I'm in the NE Tenn region. I miss spoke when I said the spray was used at blossom set, it was fruit set. However it was probably as you implied that the fruit was already invaded by pest and started to fall soon after. I believe one of the problems to be the Plum curculio because there are some fruit with a half moon hole. A few of my Asian Pears have the same exit?? hole. However the biggest problem I have with the Asian Pears is that the wasps eat them just before the prime tree ripe time, so I have to pick them a little early and ripen them off the tree. Are there any traps that work effectively for these pest? I have a problem with pesticides of any kind because I have reactions to even the most benign chemicals. I have to get someone else to spray and stay away from the area for a day or two.
You also mentioned fungus and scab. I'm not sure what those would look like. The peaches that I get also get a black speckled look on the skin but I assumed that was due to the insect problem. Are there any insects that hibernate in the tree itself over the winter? I have pruned the tree and it is very open in the center so I don't believe that's a problem. As far as the bees go, I don't like to spray because of them as well. We even grow clover ground cover in our 1 acre vegetable garden to help with pollination, fertilization and keep us out of the mud during the wetter season. And the goats love it after the garden is done. Thank you for the definition of shuck split too, never heard of it. Thank you to both for helping me. As far as the Oriental Fruit moth, I'm not familiar with that particular pest. A little more input on that would be helpful.


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RE: Peach tree problem

Don's advice would be wisely heeded on all counts. I will suggest that an organic approach is not impossible, but certainly more difficult. Surround can be used about every 7 days for as long as there is damaging insect activity. I believe you have 2 generations of PC and Don and others have spoken of major issues with oriental fruit moth (note flagging of young peach shoots).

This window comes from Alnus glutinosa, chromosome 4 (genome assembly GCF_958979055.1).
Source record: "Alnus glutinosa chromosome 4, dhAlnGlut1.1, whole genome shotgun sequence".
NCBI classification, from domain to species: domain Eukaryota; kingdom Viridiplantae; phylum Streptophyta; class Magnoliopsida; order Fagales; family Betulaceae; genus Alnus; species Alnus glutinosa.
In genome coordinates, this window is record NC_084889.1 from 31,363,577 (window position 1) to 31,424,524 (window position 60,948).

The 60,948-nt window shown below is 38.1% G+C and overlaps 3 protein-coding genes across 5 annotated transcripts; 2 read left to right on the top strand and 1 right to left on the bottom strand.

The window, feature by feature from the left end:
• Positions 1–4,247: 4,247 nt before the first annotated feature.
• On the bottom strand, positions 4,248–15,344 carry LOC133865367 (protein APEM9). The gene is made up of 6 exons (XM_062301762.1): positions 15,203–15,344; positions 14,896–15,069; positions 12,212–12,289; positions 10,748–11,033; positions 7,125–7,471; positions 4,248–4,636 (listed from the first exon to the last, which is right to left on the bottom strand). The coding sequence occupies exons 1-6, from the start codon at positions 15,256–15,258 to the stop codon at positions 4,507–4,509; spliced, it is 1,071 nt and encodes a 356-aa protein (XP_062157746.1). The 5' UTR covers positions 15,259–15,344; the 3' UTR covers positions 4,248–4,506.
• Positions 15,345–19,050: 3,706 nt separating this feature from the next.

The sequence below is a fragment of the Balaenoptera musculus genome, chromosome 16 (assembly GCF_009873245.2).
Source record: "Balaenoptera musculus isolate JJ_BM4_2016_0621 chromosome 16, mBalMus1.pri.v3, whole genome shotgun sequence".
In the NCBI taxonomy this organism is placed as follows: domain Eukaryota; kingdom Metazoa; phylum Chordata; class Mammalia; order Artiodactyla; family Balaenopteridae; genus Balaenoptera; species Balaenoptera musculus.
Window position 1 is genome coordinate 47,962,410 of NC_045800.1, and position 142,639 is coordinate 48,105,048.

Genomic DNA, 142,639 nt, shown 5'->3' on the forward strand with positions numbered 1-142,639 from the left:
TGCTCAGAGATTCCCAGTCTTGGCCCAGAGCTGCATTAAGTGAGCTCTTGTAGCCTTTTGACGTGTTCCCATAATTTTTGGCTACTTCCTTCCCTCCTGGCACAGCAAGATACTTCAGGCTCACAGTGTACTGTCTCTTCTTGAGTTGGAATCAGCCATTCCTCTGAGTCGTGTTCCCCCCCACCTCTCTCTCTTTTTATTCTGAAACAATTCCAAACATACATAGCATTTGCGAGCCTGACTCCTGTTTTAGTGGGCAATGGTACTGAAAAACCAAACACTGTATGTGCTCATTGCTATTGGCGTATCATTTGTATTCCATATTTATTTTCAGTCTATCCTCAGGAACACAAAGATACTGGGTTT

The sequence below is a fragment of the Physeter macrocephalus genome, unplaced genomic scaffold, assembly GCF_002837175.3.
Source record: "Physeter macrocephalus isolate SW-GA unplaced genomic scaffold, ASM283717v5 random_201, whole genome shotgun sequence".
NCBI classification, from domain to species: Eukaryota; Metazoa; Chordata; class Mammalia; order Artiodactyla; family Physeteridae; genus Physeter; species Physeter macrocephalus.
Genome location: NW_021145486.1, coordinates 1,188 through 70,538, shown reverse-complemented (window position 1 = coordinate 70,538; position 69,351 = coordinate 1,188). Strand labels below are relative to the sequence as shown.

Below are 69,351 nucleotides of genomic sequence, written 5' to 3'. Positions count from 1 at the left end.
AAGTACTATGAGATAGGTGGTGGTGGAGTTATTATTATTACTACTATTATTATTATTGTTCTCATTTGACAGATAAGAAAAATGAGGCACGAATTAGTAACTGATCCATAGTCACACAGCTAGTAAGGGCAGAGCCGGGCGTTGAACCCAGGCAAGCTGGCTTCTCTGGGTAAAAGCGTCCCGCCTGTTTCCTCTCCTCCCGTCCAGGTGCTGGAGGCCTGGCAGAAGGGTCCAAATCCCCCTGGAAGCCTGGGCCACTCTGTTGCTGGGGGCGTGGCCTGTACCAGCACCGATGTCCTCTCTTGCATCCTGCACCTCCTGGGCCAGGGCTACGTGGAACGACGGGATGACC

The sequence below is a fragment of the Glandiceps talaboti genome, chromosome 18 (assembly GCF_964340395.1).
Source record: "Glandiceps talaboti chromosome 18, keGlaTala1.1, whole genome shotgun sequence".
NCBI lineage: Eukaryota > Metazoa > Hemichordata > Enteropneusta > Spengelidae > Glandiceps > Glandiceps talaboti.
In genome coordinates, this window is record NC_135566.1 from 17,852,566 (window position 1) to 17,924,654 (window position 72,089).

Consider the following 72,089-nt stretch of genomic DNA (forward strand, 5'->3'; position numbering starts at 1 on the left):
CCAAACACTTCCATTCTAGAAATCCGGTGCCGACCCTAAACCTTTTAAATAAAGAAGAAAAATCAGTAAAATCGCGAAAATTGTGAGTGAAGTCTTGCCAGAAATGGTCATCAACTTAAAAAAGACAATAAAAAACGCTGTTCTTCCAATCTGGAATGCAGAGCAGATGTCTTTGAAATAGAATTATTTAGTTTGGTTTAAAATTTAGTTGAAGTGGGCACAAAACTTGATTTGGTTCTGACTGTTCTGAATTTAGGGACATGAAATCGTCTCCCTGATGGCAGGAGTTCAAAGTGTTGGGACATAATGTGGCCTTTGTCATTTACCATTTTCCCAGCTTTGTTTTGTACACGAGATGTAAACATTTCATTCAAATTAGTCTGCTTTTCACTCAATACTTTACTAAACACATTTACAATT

Here in NY I have had excellent successs with Surround on peaches- the fuzz really helps it to stick. 4 sprays and the trees I manage are fine (only 1 generation of PC, and OFM here is not too bad). The problem is that there is no great organic solution for brown rot. Orbit, Indar or Pristine are so much easier and more affective then sulfur and are relatively non-poisonous to you and me.

Don and others farther south have the experience to guide you on the kind of pest pressure you face. Pest control is extremely regional.


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RE: Peach tree problem

Hi Mike-
If you're not sure about something, like "Peach Scab" simply do a Google Image search on it. You'll see lots of pics showing it and then you'll know if that's what you have or not. When dealing with fungus/diseases/pests Google Image search is invaluable.
-Glenn


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RE: Peach tree problem

  • Posted by olpea zone 6 KS (My Page) on
    Fri, Aug 7, 09 at 14:13

Mike,

To answer a few other of your questions.

Most major peach pests don't overwinter on the bark of your peach tree, so trying to do a dormant spray won't help for plum curculio (PC), or Oriental Fruit moth (OFM).

PC and OFM tend to be the biggest insect pests of peach trees. In most locations, if you can control these two, your insect problems are whipped. OFM is a season long pest that has a new generation about once a month. Some folks like Don and Hman don't have as much trouble in their locations, and don't have to battle it all summer. For other folks, like me, it's a season long pest. The larva of the moth tunnel in fruits and new peach shoots causing the end of the new shoots to wilt and die, i.e. flagging.

Black spots on peaches can also be, and frequently are, bacterial spot, for which the best control is to plant resistant cultivars. In your region, the only dormant spray needed would probably be to control peach-leaf curl. Most folks use a copper spray to for it.

On my previous post, I confused Sevin with other apple thinners. Some other thinners use 35-75 ppm, but Sevin requires considerably more chemical, but in most cases, still less than the rate used for insect control. Probably doesn't matter to you, but I wanted to post accurate information.


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RE: Peach tree problem

I love Gardens Alive catalogs not because I can afford to buy much from them but their disease and pest descriptions are excellent. From your description, it sounds like bacterial spot. "symptoms are first visible about 3-5 weeks after petal fall as small water soaked browning lesions." "easily mistaken for insect damage" gum may exude from these lesions" Go to their catalog (lengthy) for a description of possible help. I have this problem not on my pears but plums. I try to keep the trees growing as vigorously as possible but as yet I haven't obtained more than a half dozen edible plums.